Complete reversal of the neuromuscular blockade at the end of the procedure is fundamental as most patients who undergo rigid bronchoscopy have a significantly decreased pulmonary reserve and do not tolerate residual paralysis.115 An SGA can be placed as a transitory airway to provide partial ventilation support after rigid scope removal.17 The SGA allows inspection of the larynx, which can be facilitated by spraying with lidocaine 1%. This common practice effectively decreases the incidence of laryngospasm.116 In the post-anesthesia care unit, simple maneuvers such as raising the head of the bed and administering high F i O2 with humidified oxygen can reduce coughing and respiratory distress; nebulized lidocaine can also be beneficial.96

Airway and ventilation modes

Different ventilation methods have been historically employed with rigid bronchoscopy. The most common are apneic oxygenation, spontaneous-assisted ventilation, controlled mechanical ventilation, and jet ventilation (manual or automatic, high or low frequency).3 Apneic ventilation was the first approach described for ventilation during rigid bronchoscopy. Patients are pre-oxygenated and ventilated initially with a 100% F i O2. Ventilation is then suspended while the pulmonologist works through the bronchoscope. When the SaO2 threshold has been reached (e.g., 92%), the procedure is paused, bronchoscopy instruments are removed, and the patient is ventilated, usually with a self-inflating bag system and an F i O2 of 100%. Once oxygenation has improved, apnea is reinstituted allowing the procedure to continue.3 In more modern-day practice, apneic ventilation is discouraged, as it can lead to significant acid-base disturbances, blood pressure instability, and a higher probability of awareness episodes during bronchoscopy.103,104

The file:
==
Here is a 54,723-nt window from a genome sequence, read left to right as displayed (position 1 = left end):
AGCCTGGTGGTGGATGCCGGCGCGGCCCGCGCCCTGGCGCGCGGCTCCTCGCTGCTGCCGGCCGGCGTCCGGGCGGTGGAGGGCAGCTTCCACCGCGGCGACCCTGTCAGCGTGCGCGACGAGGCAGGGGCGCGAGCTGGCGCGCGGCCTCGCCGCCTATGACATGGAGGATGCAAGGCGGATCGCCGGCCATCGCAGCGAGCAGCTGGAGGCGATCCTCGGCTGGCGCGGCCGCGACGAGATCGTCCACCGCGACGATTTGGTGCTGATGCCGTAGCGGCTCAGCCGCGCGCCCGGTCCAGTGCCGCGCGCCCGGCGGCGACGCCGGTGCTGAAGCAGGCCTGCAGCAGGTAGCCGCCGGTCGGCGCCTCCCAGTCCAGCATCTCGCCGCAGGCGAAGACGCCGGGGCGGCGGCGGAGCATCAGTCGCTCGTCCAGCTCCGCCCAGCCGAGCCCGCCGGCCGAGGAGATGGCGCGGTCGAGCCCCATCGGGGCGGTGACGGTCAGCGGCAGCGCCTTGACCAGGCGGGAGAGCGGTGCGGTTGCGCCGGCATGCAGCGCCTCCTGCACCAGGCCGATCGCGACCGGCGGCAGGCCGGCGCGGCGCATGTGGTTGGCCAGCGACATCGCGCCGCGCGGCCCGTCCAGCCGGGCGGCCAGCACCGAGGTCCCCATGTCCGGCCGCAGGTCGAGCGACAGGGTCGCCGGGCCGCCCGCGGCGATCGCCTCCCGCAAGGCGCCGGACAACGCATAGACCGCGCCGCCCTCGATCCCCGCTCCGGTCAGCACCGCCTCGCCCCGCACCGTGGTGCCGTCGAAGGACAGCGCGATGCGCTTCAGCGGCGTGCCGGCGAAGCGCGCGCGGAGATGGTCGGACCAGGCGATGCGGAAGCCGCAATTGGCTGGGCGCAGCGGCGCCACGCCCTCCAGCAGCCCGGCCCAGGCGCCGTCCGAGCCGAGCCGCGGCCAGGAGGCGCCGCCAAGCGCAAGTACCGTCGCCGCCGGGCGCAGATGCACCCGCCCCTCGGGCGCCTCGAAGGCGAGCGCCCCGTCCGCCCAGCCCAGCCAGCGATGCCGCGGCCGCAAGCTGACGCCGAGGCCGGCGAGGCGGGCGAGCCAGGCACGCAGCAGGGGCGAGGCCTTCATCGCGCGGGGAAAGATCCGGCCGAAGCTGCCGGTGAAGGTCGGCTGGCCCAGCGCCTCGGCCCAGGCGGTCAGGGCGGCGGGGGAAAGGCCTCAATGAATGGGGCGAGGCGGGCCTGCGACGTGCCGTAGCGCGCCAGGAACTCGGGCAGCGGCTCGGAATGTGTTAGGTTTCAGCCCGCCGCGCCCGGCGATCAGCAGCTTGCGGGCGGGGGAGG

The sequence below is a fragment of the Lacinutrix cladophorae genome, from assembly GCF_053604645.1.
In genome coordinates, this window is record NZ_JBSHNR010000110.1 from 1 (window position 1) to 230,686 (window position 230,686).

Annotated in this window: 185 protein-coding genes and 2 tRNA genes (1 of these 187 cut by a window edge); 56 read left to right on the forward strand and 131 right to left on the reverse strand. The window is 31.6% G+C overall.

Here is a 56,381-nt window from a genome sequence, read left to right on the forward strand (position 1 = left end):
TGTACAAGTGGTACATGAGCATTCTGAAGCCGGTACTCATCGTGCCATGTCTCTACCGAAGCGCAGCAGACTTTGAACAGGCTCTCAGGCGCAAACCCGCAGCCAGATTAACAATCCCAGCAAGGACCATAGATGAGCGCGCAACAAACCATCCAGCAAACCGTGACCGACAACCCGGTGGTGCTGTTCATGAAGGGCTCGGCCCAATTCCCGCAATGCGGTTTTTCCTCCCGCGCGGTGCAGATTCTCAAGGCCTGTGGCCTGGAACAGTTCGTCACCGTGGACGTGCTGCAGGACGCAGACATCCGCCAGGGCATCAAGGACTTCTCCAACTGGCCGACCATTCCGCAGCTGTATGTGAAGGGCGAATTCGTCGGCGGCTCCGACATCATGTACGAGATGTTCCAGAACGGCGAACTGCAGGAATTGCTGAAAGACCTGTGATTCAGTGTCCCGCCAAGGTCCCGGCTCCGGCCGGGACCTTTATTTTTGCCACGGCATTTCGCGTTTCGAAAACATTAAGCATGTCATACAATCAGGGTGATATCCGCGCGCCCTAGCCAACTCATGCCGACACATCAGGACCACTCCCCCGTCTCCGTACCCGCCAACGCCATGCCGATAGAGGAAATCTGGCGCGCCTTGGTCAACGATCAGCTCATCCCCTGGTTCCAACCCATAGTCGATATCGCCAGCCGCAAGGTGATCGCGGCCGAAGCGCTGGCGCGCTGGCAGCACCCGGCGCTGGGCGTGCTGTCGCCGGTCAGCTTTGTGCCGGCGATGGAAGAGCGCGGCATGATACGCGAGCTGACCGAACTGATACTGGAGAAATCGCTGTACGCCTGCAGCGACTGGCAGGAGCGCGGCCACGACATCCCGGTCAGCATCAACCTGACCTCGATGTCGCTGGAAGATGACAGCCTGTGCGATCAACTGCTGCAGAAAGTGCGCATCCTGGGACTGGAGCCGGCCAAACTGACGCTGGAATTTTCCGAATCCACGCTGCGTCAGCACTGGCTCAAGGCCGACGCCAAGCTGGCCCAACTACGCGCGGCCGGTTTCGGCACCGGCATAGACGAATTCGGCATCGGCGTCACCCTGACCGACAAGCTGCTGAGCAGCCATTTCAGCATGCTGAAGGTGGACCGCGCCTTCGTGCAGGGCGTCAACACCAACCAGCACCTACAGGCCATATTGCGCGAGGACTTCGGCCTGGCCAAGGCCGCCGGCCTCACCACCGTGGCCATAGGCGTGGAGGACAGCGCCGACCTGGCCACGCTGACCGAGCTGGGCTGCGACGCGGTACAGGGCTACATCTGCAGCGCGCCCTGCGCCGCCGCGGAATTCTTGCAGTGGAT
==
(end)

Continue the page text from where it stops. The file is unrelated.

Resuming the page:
Spontaneous-assisted ventilation is another technique used to support rigid bronchoscopy. It is performed concomitantly with TIVA by titrating the anesthetic dose such that patients maintain spontaneous ventilation. The bronchoscope is connected to the anesthetic circuit and respiratory support is provided as needed. The anesthesiologist will attempt to maintain a respiratory rate between 10 and 20 breaths·min−1, in synchronization with the patient and the bronchoscopist’s maneuvers. Oxygen supplementation using high F i O2 is given constantly through the rigid bronchoscope.117 Spontaneous assisted ventilation was the method performed traditionally for foreign object removal, particularly in children. Nevertheless, a recent meta-analysis concluded that it is associated with a higher incidence of laryngospasm and coughing compared with controlled ventilation.118 Although this meta-analysis suggests that these ventilation modes do not differ in terms of desaturation events, other authors have reported a higher incidence associated with spontaneous ventilation.118,119